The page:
So if you found yourself preferring one family of amp models over another, but weren't completely satisfied with the digital interpretation, you'd know what to shop for. And it gives guys who are familiar with the whole panoply of amp types reasonable facsimiles of amps they'd like to have on hand, but wouldn't use often enough or "favoritely" enough to justify buying the real thing. (Like a guy who knows mid-power Fender tube amps are his core tone, but occasionally wants to Marshall out, would have his real Fenders and use modeled stacks.)


Boss Katana I have to rule out because it's a separate head and a combo suits my simple purposes.

Well no...I find this 50-watt Katana combo, and there's a 100-watt version as well. https://www.sweetwater.com/...

As I'm not an iPad kind of a guy, it looks like it's coming down to the Yamaha THR. Now to research that.

OK, no more iOS talk then. But you're still considering the Fender, right?


Yeah, I spotted the Quilter combos. Look good - good and expensive. The iPad options? Well, I'm open-minded...to the point of bankruptcy. Edit: just found out the Boss Katana exists also as a combo - thanks for the link. Will check out its availability and price in Australia. Got a horrible feeling that shipping cost from SW in USA would be prohibitive otherwise.


If you don't already HAVE the iPad, that becomes an expensive project. If you wouldn't find myriad other uses for it, doubly so.

If you HAVE the iPad, then it seems silly not to take advantage of the iOS guitar apps. There's a whole world in there.

But I'm not encouraging you to spend hundreds on an iPad when you can satisfy the immediate need for 200.00 - 400.00 worth of digital combo amp.


True, tubes do not have sound. When I was in Army tech school, back in 1979, we were heavily trained in tube technology. I learned that audio tubes amplify the positive harmonics of the audio signal, which are pleasing to the ears. Transistors, on the other hand, amplify the negative harmonics, which have a dryer or harsher sound. I believe that the more modern solid state audio sets can compensate for this, and emulate the tubes characteristics. This is probably why very serious audiophiles use a tube amplifier on their stereo systems, tubes generally just sound better.

– Wade H

All grist for the mill, Wade. That tech stuff is handy to know. Digital electronics and microprocessors (self-taught) was my thing there for more years than I care to remember, while holding down a day job. So, yeah, I'm taking it all onboard.


Boss Katana I have to rule out because it's a separate head and a combo suits my simple purposes.

Well no...I find this 50-watt Katana combo, and there's a 100-watt version as well. https://www.sweetwater.com/...

As I'm not an iPad kind of a guy, it looks like it's coming down to the Yamaha THR. Now to research that.

OK, no more iOS talk then. But you're still considering the Fender, right?

– Proteus

Oh, and still considering the Fender Mustang - correct. Have had my eye on incarnations of it for yonks. There's also the Frontman that NJBob suggested I check out, which I will.


Anyone that dismisses software and/or modeling has either had a bad experience or no experience with either. This is where your amp collection will wind up when you find something that suits you - all boxed up and shelved. I need to have a yard sale...


Having done preliminary online research into the Quilter MB45, Boss Katana 50, Fender Mustang 100W & Frontman 212R, Yamaha THR, Vox MV50 (& AC15 tube amp), Line 6 Spider V60...and not wanting to end up with one of each...the winner is:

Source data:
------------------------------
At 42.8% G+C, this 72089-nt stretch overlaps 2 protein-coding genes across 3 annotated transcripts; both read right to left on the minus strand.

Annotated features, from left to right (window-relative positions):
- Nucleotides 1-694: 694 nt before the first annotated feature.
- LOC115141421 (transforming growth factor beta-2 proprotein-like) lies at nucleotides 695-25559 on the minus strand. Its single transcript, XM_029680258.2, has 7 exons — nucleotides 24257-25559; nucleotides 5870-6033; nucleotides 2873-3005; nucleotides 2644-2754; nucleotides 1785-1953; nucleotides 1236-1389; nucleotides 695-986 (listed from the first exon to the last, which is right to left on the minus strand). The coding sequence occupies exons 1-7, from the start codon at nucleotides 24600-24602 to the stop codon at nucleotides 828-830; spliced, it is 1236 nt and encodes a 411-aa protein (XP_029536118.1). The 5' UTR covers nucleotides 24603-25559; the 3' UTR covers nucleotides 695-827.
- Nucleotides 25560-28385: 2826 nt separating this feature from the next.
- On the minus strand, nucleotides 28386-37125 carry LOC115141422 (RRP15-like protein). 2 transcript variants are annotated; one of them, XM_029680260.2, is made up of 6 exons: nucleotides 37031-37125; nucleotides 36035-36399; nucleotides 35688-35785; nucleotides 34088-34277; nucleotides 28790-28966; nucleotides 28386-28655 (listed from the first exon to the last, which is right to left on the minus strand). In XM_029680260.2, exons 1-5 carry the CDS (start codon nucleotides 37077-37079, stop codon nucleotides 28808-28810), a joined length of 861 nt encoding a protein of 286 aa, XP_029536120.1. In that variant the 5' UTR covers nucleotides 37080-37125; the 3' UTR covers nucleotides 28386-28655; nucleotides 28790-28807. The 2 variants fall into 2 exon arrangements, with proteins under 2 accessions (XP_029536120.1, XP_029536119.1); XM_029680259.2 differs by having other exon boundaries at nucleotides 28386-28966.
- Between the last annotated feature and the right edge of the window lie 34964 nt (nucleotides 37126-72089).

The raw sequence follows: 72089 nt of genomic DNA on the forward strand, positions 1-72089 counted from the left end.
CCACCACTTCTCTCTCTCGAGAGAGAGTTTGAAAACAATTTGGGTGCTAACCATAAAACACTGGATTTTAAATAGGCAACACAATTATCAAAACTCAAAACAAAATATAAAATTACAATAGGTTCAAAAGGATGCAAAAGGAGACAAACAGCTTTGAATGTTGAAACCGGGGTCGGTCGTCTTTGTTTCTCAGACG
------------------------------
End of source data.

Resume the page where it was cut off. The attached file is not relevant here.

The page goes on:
Boss Katana solid-state 100W amp available new in Australia for under 500 bucks. Yes, it was always going to be a compromise. No, I won't be using it for high-gain shredding. Chirrup...chirrup...(crickets). So I've managed to alienate everybody?


Not me! I think all the issues and variables have been well ventilated here, and the Katana sounds a perfectly reasonable choice for the purpose at hand.

I'll be interested in your review when you get it.


That's the least I can do in return for all the expert advice. OK, amp on order. Meanwhile, the following covers it way better than I could - 33-minute, in-depth geek-peek at Boss Katana combo. (I settled for the 50W model.)


picked up and un-boxed


controls, open back and 12" speaker



The sound, man!


I’m late to the party, but I have the Katana 50. I found it to be the only solid state amp I’ve heard that sounds tube like. I think you’ll be very happy with it.

Hard to beat it for price, sound, and features, plus it’s pretty light. Looking forward to your review.


The only surprise about this amp is that it doesn’t seem to have any surprises. At least not with these settings - full 50W, master full on, set to crunch, zero gain, volume at 12 o’clock, bass right up, mid & treble at 12 o’clock defaults, reverb and boost at 9 o’clock, no delay, no pedals in. So far, I can’t find fault with it in this mild-mannered mode. To my ear, the clean sound was a tad too clean and that's why I set the amp to "crunch", but played dynamically with the guitar tone knob rolled back a bit to take any stridency off the treble at medium volume. The humbuckers have no problem with it and exhibit no feedback until the face of the chambered Godin is held within 150 cm or 6 inches from the front of the amp. All in all, the Katana was/is well worth what I paid for it - $AUD399.00 (under 300 bucks US) at an online supplier’s new retail showroom local to my abode here in the Melbourne burbs where I picked it up myself. First impression: sounds great for my purposes.


I have 4 x modelling amps (only one is Roland) but for the money, IMO the Katana is unbeatable, and very very versatile..



The sound, man!

– Proteus

So, as I said, it sounds great for my purposes on first impressions. Whether it exhibits tube-like characteristics remains to be seen. For now, I'll take Hoot Owl's word for it.


Yessir. Sounds like it sounds good so far. If it's good clean, you can be sure it'll be good dirty, since that's what it prides itself on.